Colson Whitehead's varied catalog of novels began with history-steeped novels that sidestepped the conventions of historical fiction. The collage-like "John Henry Days," for instance, used a 1996 summer festival to explore both the titular legend and the operations of modern publicity, a machine as relentless as any steam drill. Over its first 60 pages, Whitehead's new book, "The Underground Railroad," seems to be a more traditional historical novel. It's instead a successful amalgam: a realistically imagined slave narrative and a crafty allegory; a tense adventure tale and a meditation on America's defining values.

Set in the mid-19th century, the book begins in Georgia, on a cotton plantation under the divided control of two brothers: the sadistic Terrance and the more passively evil James. Cora, the novel's protagonist, is a strong-willed teenage outcast whose mother escaped and was never found, leaving the daughter with warring feelings of pride and abandonment. After James dies, Cora agrees to risk an escape with Caesar, a transplant from Virginia recently befriended by a local agent of the Underground Railroad.

In Whitehead's invention, the Underground Railroad is not only a secret body of free blacks and white abolitionists working to assist runaways in their journey North, but also an actual network of subterranean train routes, mysteriously dug tunnels with stations hidden under floorboards and hay bales.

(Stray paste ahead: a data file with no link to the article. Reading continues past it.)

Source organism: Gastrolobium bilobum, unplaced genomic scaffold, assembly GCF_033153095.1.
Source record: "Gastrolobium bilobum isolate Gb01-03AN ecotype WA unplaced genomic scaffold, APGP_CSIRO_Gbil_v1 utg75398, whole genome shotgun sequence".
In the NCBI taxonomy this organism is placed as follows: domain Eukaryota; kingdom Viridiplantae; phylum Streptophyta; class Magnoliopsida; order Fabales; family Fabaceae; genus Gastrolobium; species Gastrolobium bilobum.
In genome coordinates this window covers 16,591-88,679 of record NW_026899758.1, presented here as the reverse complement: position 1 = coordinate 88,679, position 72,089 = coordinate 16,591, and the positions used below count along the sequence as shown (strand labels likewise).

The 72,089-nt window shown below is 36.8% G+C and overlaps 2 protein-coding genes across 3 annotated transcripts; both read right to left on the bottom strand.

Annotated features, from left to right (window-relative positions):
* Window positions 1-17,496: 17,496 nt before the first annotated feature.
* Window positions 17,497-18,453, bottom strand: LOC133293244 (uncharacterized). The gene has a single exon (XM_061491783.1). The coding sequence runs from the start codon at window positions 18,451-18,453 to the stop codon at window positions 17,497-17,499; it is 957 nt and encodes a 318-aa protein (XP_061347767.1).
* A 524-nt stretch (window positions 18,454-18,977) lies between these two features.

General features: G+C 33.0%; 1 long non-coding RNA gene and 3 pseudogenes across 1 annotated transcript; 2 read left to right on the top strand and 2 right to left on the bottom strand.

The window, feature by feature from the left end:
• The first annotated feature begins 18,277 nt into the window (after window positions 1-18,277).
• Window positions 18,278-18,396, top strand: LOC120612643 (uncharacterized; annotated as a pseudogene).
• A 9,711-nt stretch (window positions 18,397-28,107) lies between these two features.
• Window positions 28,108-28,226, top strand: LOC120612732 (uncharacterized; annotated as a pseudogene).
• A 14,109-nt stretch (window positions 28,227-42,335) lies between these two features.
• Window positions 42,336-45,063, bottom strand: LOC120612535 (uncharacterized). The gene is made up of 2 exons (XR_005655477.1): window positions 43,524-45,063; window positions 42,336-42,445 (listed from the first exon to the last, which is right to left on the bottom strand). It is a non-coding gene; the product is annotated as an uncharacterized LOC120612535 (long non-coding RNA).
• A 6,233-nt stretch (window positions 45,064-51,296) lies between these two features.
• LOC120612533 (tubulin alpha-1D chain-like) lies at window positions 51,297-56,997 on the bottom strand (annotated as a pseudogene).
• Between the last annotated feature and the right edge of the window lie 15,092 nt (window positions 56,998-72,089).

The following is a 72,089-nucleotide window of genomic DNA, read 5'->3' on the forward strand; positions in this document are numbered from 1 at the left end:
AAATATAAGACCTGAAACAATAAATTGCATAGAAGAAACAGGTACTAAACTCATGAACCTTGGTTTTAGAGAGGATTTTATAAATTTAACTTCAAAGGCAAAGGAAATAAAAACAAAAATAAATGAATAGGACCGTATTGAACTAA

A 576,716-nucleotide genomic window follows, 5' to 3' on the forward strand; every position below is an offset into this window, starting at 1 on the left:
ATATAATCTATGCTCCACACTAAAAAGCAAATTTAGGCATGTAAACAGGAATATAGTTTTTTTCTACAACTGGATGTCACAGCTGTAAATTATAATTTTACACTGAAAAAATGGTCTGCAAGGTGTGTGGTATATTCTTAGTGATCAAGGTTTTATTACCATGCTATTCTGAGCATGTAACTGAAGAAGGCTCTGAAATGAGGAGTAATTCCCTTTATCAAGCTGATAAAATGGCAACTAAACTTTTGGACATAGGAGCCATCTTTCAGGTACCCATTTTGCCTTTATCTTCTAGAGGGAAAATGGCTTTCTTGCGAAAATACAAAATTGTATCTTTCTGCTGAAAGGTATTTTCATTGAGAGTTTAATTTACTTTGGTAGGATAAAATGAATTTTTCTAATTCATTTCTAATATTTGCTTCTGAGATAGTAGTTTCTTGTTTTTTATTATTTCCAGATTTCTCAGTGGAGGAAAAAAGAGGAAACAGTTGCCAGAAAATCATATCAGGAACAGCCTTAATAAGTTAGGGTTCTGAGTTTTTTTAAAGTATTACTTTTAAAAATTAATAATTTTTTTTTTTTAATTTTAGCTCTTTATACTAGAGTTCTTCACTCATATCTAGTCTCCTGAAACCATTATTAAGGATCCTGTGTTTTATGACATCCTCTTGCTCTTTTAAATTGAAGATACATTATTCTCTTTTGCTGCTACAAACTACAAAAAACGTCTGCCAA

Just as Whitehead here makes a metaphor literal, he elsewhere turns historical paradigms into fantasias. In a city in South Carolina, what at first seems like well-intentioned paternalism proves to be a sinister eugenics experiment. In North Carolina, where Cora hides in an Underground Railroader's attic, fears of a slave revolt have led authorities to turn over field work to white immigrants, while the remaining black population is ritualistically lynched and left, like "rotting ornaments," on an endless "Freedom Trail."

Much of Whitehead's earlier work is marked by elaborate riffs, ironic wit, and clever wordplay. Some of that remains — though harrowing, the book is by no means uniformly somber — but the prose is restrained, the tone and diction modern but peppered with enough formal or antiquated words to evoke the period. In the book's longer chapters, the perspective sticks with Cora and her gradually expanding understanding, though she sometimes inspires other characters to launch into implausibly detailed exposition.

These chapters alternate with shorter ones in which the vantage shifts to secondary characters, including an Ahab-like slave catcher with a menacingly eloquent way of defending American will to power in its starkest terms. "In another country," he thinks, his associates "would have been criminals, but this was America."

Today, conservatives and liberals alike often speak of present actions or rhetoric as betrayals of our founding documents and ideals. The hero of this ingenious novel lives in an upside-down nation whose founding documents were betrayed from the start, whose ideals either mean nothing or are only honored by acts of outlaw kindness, whose true face can be seen through the windows of underground trains. Slavery, as the former slave Amy Perry once put it, was "like looking back into the dark — like looking into the night."

Dylan Hicks is a Twin Cities writer and musician. His most recent novel is "Amateurs."